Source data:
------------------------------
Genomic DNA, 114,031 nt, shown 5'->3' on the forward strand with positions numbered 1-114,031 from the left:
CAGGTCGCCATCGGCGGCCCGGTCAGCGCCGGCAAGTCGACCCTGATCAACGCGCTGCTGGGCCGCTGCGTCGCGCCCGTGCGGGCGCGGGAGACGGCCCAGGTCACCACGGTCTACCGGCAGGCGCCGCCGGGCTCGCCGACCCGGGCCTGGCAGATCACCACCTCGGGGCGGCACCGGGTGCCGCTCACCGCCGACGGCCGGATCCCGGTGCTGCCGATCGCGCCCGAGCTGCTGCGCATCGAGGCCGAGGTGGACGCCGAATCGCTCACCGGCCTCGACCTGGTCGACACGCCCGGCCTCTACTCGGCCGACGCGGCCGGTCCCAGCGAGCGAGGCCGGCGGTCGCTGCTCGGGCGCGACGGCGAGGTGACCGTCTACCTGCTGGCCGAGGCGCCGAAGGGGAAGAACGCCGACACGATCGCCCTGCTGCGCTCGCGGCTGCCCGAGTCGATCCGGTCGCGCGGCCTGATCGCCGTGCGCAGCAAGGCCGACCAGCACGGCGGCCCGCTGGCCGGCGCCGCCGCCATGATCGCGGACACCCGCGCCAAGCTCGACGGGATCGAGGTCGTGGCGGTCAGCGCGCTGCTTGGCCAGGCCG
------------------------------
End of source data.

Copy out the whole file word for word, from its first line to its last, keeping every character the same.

Genomic DNA, 114,031 nt, shown 5'->3' on the forward strand with positions numbered 1-114,031 from the left:
CAGGTCGCCATCGGCGGCCCGGTCAGCGCCGGCAAGTCGACCCTGATCAACGCGCTGCTGGGCCGCTGCGTCGCGCCCGTGCGGGCGCGGGAGACGGCCCAGGTCACCACGGTCTACCGGCAGGCGCCGCCGGGCTCGCCGACCCGGGCCTGGCAGATCACCACCTCGGGGCGGCACCGGGTGCCGCTCACCGCCGACGGCCGGATCCCGGTGCTGCCGATCGCGCCCGAGCTGCTGCGCATCGAGGCCGAGGTGGACGCCGAATCGCTCACCGGCCTCGACCTGGTCGACACGCCCGGCCTCTACTCGGCCGACGCGGCCGGTCCCAGCGAGCGAGGCCGGCGGTCGCTGCTCGGGCGCGACGGCGAGGTGACCGTCTACCTGCTGGCCGAGGCGCCGAAGGGGAAGAACGCCGACACGATCGCCCTGCTGCGCTCGCGGCTGCCCGAGTCGATCCGGTCGCGCGGCCTGATCGCCGTGCGCAGCAAGGCCGACCAGCACGGCGGCCCGCTGGCCGGCGCCGCCGCCATGATCGCGGACACCCGCGCCAAGCTCGACGGGATCGAGGTCGTGGCGGTCAGCGCGCTGCTTGGCCAGGCCG